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Plant Manual for American Cranberry

To the left, you'll find all the topics covered in this Plant Manual. Select a topic to read its information.

Plant Description

Harvest your own Thanksgiving treats! Hardy, low-maintenance, evergreen shrub makes an excellent ground cover. Produces large, tart berries perfect for making holiday meals, cookies, muffins and more. Also enjoyed in spring, for its lovely pink flowers. Requires low-pH, acidic soil. Cold-hardy. Ripens in late-September through October. Self-pollinating. (_Vaccinium macrocarpon_)

Acclimate

Plants grown in a greenhouse must be acclimated carefully before planting or placing them outdoors. This is especially true in hot or sunny locations. Many species should never be grown in full sun. Before purchasing a plant, learn about its sun requirements. Knowing the plants requirements can avoid any damage to the plant by incorrectly giving it the wrong conditions.

If your plant has been grown in a greenhouse, here are a few steps we recommend you follow:

  • After purchasing your plant, place it outside in a sheltered, shady spot or on your back porch.
  • Leave it there for 3-4 hours and gradually increase the time spent outside by 1-2 hours per day.
  • Bring the plants back indoors each night.
  • Water it regularly to keep the plant moist.
  • Occasionally spray the leaves with water.
  • After 2-3 days, move the plants from their shady spot into morning sun, returning them to the shade in the afternoon.
  • After 7 days, the plants should be able to handle the outdoor temperatures, if they stay around 50 degress F.
  • After 7-10 days, your plant is ready to be planted in its permanent location. Try to do this on a cloudy day and be sure to water the plant well.
  • Observe foliage daily. If any type of leaf discoloration occurs, put the plant back into filtered light and attempt this step at a later date.
  • Special care must be taken to avoid burning the leaves.

These are general guide recommendations. Some plants take longer than others to acclimate.

Planting

Few things are as delicious as homegrown cranberries, and the success of your harvest begins right with the planting site and method. For maximum growth and yields later on, give your plants the best foundation possible.

Before Planting

Before you plant, check your soil pH. This can be done by contacting your local County Extension Office for information about soil testing in your area, or purchase one of our digital meters for quick and accurate results. Ideally, your cranberries need a soil pH between 4.5-5.5. To increase the acidity of your soil, use a soil acidifier. Steer clear of soils that are extremely heavy or very poorly drained.

Location and Spacing

  • Pick a location with full sun, good drainage and very fertile soil. Cranberries have a shallow root system that only grows in the top six inches or so.
  • Space your cranberry plants 2' to 3' apart. They will only grow about 8-10 inches high.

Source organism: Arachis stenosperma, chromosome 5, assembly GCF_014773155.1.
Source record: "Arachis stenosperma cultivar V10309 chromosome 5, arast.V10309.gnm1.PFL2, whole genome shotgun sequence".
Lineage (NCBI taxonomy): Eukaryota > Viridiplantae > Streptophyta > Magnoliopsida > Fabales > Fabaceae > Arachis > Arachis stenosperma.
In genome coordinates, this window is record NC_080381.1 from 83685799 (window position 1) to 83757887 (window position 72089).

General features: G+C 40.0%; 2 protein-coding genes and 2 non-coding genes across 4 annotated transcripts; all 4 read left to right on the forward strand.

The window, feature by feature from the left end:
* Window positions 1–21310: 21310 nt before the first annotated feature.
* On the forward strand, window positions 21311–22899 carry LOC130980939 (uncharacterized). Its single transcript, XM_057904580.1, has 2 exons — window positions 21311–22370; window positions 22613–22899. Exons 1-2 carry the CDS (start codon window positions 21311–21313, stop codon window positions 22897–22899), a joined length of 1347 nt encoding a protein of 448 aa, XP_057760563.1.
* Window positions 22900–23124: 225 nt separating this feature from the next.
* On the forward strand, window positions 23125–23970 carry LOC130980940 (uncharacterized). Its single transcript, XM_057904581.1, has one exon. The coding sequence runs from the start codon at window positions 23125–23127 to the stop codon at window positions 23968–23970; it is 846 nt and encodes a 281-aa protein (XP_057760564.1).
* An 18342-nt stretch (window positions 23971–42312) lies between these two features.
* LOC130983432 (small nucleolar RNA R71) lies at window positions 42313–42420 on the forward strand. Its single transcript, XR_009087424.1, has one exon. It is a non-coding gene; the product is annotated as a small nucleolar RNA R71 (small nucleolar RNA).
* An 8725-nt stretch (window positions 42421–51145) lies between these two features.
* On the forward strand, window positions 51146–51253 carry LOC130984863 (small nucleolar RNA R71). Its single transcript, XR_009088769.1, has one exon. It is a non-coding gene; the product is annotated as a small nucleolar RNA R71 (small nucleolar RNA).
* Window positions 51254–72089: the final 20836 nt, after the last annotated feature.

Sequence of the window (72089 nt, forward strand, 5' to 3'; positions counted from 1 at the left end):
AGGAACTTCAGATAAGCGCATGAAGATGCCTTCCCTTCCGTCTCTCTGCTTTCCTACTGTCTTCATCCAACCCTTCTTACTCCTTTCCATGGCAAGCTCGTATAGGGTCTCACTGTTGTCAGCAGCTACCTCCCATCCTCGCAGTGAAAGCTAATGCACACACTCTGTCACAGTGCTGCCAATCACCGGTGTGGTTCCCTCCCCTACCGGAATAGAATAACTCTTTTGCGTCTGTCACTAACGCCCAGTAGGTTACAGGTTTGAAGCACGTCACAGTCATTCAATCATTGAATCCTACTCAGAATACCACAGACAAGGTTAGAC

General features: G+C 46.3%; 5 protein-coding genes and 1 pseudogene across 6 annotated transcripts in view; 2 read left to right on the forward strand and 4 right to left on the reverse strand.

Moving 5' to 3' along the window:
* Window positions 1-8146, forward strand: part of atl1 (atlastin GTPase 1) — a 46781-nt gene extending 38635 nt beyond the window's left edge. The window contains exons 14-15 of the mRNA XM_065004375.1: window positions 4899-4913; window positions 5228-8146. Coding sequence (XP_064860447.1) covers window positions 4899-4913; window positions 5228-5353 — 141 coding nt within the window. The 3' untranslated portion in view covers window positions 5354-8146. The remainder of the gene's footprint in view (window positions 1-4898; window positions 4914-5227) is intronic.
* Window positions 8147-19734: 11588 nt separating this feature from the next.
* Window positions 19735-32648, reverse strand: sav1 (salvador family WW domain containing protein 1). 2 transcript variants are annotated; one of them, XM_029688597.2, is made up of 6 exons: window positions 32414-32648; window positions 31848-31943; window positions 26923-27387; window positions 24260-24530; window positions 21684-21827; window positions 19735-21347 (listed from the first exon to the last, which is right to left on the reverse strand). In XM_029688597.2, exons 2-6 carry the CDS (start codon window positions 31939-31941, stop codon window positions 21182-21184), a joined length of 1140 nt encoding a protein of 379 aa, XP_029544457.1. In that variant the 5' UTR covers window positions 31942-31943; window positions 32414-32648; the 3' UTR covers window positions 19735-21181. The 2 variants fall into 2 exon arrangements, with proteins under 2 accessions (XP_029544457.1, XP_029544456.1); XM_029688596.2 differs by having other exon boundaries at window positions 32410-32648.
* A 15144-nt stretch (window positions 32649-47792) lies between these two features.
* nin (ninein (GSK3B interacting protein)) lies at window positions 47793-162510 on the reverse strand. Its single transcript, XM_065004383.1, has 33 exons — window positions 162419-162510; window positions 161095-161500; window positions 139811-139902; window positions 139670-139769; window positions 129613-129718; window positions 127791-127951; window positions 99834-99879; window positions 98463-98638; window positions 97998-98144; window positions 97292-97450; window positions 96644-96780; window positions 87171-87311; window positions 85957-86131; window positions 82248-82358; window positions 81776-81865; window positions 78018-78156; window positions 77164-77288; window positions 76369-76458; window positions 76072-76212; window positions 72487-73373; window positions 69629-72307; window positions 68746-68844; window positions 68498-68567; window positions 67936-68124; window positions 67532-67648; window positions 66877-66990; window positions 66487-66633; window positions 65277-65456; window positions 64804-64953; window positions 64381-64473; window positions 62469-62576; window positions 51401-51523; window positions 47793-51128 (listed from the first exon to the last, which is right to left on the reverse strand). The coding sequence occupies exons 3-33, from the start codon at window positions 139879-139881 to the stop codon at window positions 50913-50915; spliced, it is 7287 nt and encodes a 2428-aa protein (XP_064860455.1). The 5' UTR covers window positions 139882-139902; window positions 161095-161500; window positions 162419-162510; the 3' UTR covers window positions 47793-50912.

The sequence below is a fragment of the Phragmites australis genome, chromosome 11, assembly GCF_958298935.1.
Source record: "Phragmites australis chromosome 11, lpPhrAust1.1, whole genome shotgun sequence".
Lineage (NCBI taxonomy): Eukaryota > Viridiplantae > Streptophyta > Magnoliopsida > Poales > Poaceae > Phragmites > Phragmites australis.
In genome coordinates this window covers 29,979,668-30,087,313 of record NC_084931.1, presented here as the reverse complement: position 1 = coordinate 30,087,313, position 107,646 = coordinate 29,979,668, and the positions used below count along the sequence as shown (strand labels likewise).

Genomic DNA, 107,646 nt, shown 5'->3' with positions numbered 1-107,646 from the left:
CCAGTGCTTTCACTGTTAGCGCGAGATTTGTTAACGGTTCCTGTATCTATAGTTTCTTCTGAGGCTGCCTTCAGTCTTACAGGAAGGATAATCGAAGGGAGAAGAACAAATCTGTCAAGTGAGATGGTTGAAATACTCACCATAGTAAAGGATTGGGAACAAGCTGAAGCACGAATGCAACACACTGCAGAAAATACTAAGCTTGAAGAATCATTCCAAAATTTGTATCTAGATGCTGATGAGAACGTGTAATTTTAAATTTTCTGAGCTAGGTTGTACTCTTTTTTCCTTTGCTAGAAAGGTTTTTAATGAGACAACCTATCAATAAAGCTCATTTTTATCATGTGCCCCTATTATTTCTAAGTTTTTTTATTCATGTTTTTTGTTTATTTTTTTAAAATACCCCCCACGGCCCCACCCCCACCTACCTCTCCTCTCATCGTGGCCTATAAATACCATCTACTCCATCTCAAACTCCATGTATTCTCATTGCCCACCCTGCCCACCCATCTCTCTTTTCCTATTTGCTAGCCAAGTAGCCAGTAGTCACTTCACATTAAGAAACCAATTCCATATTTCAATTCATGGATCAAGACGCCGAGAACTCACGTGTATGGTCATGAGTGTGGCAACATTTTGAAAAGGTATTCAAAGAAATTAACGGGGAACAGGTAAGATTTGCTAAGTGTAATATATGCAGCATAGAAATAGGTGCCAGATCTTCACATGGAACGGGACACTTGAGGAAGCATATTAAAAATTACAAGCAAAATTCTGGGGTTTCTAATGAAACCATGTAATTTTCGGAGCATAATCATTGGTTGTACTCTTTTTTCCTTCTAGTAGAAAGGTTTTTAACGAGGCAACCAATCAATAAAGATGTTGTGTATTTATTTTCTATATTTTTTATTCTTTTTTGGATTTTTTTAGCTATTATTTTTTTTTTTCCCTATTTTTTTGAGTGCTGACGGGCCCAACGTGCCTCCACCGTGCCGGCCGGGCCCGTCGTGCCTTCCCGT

• Amend the soil with organic matter such as dehydrated cow manure, garden compost, peat moss or our Coco-Fiber Potting Medium.

Planting Tips

  • Don’t plant too deep. The crown should be right at the soil level, with the roots just under the surface.
  • If your cranberries are bare root, plant them at same depth as they were grown in the nursery row.
  • If your berries are potted, plant them at the same depth as they were in the pot.
  • Give your new plant a soaking with a solution of Stark® Tre-Pep® Fertilizer. Soil should stay moist without being soaked. (If planting in the fall, wait to fertilize until spring for best results.)

Additional Notes

  • Cranberries ripen over several weeks, so plan to pick more than once.
  • Protect your crop from birds with a Garden Net.
  • Cranberries benefit from a layer of sand every few years.
  • No pruning is necessary at planting time.

Fertilizing

Cranberries and lingonberries require little fertilizer. In early spring, use a small handful of fertilizer (such as 5-10-10) and apply in a circle around each mature plant. Use smaller amounts for plants up to three years old. Stop fertilizing by late June.

Insects and Diseases

Every plant has the future potential for disease and insect damage. Factors such as location and weather will play a part in which issues your plants encounters. If available, disease-resistant varieties are the best option for easy care; and for all types of plants, proper maintenance (such as watering, pruning, spraying, weeding, and cleanup) can help keep most insects and diseases at bay.

Aphids

They are the size of a pin head and vary in color depending on the species. Clusters on stems and under leaves, sucking plant juices. Leaves then curl, thicken, yellow and die. Produce large amounts of a liquid waste called “honeydew”. Aphid sticky residue becomes a growth media for sooty mold.

Natural Control

  • Sometimes you can knock them off with a strong stream of water from your garden hose.

Other Control Options